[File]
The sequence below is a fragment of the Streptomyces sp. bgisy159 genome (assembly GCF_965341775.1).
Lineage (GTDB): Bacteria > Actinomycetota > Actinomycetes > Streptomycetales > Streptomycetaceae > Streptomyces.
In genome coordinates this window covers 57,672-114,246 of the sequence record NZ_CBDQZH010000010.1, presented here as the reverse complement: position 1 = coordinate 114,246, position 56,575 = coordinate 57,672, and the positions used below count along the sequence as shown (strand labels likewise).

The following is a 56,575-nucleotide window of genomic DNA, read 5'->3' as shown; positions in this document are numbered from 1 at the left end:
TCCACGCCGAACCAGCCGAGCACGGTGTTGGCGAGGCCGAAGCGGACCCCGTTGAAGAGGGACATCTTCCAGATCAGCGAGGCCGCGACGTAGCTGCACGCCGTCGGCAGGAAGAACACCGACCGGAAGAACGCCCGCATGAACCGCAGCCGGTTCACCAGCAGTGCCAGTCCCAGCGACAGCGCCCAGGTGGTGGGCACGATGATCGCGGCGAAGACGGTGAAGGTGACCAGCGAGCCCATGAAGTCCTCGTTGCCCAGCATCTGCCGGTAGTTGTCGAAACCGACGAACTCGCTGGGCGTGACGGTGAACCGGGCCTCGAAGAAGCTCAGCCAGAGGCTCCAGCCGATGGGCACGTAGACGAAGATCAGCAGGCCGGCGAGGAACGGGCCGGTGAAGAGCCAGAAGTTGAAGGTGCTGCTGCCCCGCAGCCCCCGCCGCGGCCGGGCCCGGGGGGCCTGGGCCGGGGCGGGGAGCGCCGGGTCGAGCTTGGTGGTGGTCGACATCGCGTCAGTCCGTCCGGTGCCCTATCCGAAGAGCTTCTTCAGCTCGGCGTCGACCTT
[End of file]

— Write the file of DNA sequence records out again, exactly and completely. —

The sequence below is a fragment of the Streptomyces sp. bgisy159 genome (assembly GCF_965341775.1).
Lineage (GTDB): Bacteria > Actinomycetota > Actinomycetes > Streptomycetales > Streptomycetaceae > Streptomyces.
In genome coordinates this window covers 57,672-114,246 of the sequence record NZ_CBDQZH010000010.1, presented here as the reverse complement: position 1 = coordinate 114,246, position 56,575 = coordinate 57,672, and the positions used below count along the sequence as shown (strand labels likewise).

The following is a 56,575-nucleotide window of genomic DNA, read 5'->3' as shown; positions in this document are numbered from 1 at the left end:
TCCACGCCGAACCAGCCGAGCACGGTGTTGGCGAGGCCGAAGCGGACCCCGTTGAAGAGGGACATCTTCCAGATCAGCGAGGCCGCGACGTAGCTGCACGCCGTCGGCAGGAAGAACACCGACCGGAAGAACGCCCGCATGAACCGCAGCCGGTTCACCAGCAGTGCCAGTCCCAGCGACAGCGCCCAGGTGGTGGGCACGATGATCGCGGCGAAGACGGTGAAGGTGACCAGCGAGCCCATGAAGTCCTCGTTGCCCAGCATCTGCCGGTAGTTGTCGAAACCGACGAACTCGCTGGGCGTGACGGTGAACCGGGCCTCGAAGAAGCTCAGCCAGAGGCTCCAGCCGATGGGCACGTAGACGAAGATCAGCAGGCCGGCGAGGAACGGGCCGGTGAAGAGCCAGAAGTTGAAGGTGCTGCTGCCCCGCAGCCCCCGCCGCGGCCGGGCCCGGGGGGCCTGGGCCGGGGCGGGGAGCGCCGGGTCGAGCTTGGTGGTGGTCGACATCGCGTCAGTCCGTCCGGTGCCCTATCCGAAGAGCTTCTTCAGCTCGGCGTCGACCTT